How to Add Loop Regions in GarageBand in iLife ’11
1 of 8 in Series: The Essentials of Mixing and Editing in GarageBand
In iLife '11's GarageBand, you can create a track for one or more loop regions by dragging a loop into an empty space on the timeline. Follow these steps to repeat a track in a loop sequence:
Select a loop in the GarageBand Loop Browser.
Turn on the Snap to Grid feature (if it isn’t already on) by choosing Control→Snap to Grid.
You know whether the Snap to Grid feature is active because a check mark appears next to it on the Control menu. Though you don’t have to use the Snap to Grid feature, it makes it easier to line up regions in the tracks.
Drag the loop to an empty space below the timeline beat ruler.
As you drag, you may notice that a vertical line appears and lines up the loop with the beat. The loop snaps to different points in the timeline — points defined by the tempo and time signature (the beat) — if you have the Snap to Grid feature turned on.
You can also create a track first. Choose a Software Instrument or Real Instrument for the track, and then drag a loop to the track. This method is useful if you already have in mind an instrument sound that’s different from the sound used for the loop.
After you drag a loop to a track, the loop creates a region in the track showing a waveform for a Real Instrument, or a set of dashes that look like notes for a Software Instrument (unless no notes are played, in which case the region is gray). You can drag a Real Instrument loop into a Real Instrument track, and drag a Software Instrument loop into a Software Instrument track.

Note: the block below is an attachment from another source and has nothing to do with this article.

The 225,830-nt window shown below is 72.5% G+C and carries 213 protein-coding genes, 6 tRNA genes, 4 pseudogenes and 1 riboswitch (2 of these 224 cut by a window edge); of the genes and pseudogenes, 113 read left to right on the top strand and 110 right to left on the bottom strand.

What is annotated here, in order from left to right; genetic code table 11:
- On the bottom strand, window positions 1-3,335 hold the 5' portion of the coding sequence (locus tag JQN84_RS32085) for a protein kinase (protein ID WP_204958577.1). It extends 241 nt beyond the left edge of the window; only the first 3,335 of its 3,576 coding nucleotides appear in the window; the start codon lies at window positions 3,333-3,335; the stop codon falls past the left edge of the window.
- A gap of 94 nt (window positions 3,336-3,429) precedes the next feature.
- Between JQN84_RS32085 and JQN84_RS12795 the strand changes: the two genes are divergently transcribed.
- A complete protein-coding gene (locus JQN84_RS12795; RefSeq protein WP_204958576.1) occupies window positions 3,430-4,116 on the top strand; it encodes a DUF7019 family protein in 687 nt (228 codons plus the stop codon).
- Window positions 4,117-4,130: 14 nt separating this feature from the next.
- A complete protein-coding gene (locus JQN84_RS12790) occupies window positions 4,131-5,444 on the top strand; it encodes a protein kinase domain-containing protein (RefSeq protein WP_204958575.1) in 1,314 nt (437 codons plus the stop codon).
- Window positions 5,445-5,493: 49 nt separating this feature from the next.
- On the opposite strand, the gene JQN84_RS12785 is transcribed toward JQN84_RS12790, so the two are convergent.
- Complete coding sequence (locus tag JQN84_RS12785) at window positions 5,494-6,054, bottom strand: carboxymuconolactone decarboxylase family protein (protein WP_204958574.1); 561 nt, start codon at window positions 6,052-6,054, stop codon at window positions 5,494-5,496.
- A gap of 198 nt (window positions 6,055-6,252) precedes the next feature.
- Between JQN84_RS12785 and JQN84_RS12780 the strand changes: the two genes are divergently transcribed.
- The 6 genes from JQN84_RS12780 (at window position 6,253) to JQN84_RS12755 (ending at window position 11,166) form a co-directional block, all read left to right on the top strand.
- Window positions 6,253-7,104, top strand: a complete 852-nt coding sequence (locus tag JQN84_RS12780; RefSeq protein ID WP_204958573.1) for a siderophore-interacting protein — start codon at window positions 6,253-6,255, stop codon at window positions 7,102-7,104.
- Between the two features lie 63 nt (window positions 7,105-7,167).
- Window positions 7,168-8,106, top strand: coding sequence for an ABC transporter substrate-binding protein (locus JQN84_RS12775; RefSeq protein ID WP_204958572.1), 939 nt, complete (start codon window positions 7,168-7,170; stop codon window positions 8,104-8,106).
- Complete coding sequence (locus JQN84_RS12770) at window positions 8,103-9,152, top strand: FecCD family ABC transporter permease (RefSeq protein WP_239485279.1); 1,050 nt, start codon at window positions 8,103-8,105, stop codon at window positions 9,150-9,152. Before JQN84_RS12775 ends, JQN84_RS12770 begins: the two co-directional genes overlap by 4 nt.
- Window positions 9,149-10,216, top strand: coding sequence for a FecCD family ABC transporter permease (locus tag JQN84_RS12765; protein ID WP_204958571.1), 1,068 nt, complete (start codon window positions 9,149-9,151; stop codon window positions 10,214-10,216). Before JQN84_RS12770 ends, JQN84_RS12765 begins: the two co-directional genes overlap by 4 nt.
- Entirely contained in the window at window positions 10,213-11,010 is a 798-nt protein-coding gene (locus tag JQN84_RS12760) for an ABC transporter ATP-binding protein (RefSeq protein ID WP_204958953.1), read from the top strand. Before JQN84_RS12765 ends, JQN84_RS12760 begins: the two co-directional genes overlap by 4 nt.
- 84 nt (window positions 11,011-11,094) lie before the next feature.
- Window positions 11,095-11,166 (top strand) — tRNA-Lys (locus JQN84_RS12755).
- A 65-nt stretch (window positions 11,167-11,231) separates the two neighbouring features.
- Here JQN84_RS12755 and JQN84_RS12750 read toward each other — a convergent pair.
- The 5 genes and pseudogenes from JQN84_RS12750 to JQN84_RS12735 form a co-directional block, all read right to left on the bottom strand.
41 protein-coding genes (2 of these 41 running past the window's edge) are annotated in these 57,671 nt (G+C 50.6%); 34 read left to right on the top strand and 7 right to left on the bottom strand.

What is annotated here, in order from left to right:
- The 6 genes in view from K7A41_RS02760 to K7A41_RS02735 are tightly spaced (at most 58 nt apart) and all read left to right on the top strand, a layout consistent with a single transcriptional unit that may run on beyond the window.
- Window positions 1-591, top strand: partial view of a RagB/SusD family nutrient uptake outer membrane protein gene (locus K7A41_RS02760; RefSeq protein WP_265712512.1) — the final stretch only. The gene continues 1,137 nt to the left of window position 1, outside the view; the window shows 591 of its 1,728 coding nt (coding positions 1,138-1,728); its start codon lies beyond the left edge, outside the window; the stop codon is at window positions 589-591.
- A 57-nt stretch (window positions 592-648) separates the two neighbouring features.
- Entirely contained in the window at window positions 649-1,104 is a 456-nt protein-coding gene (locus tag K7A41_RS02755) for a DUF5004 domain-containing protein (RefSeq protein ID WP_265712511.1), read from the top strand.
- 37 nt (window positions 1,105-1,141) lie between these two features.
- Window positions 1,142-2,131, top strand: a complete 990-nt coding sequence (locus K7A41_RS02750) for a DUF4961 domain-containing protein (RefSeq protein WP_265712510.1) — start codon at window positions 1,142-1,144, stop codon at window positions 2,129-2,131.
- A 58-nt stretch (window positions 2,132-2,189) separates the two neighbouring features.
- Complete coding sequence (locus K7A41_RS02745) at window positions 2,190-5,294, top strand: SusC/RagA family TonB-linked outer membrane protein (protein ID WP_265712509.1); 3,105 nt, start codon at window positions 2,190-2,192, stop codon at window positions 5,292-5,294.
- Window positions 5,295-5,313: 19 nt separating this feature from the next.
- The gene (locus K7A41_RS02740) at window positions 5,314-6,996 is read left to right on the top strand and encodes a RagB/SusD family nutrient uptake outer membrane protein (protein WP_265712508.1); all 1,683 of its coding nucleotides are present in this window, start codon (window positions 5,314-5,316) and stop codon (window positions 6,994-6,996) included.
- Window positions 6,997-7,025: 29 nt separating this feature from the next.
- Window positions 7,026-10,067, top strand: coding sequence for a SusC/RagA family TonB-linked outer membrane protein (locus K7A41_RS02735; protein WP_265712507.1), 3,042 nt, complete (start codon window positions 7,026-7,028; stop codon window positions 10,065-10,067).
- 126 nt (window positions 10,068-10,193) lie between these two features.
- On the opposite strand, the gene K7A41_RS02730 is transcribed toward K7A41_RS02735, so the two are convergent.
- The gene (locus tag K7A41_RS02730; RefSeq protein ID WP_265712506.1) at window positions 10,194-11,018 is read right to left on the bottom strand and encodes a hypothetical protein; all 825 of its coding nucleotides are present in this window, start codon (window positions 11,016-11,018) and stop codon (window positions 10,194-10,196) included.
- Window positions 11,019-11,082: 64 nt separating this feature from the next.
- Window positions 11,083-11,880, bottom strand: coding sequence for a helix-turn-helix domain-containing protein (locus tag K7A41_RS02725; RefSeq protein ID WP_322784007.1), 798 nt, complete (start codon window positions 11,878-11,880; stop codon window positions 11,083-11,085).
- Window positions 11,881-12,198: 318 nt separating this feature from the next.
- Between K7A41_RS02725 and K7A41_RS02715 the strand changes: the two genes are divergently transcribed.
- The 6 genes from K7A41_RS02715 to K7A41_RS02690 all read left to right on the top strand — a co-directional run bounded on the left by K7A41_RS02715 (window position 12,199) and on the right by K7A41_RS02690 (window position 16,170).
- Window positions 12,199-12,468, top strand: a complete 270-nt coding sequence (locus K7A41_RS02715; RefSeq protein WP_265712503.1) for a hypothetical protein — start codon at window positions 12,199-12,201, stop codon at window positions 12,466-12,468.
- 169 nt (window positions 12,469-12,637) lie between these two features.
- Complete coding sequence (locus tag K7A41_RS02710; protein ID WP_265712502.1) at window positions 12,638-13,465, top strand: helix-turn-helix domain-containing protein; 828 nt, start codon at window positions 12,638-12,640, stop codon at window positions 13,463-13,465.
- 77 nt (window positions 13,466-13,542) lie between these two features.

Here are the differences between the types of loops:
Real Instrument: Although this type of loop is recorded with live instruments in a specific tempo, time signature, and key, the loops are somewhat elastic — you can change the tempo and transpose them into different keys, with mixed results. You can also copy and paste waveform information in the Track Editor, but you can’t change individual notes. Neither can you change the instrument itself, as you can with Software Instrument loops.
Software Instrument: You can change the tempo and key of this type of loop with no loss in quality. You can even change the type of instrument — change a guitar loop into a drum loop by simply dragging the guitar loop to a track defined as a drum track. Software Instrument loops can also be edited in the Track Editor in detail — you can change the notes, their placement in time, and other attributes.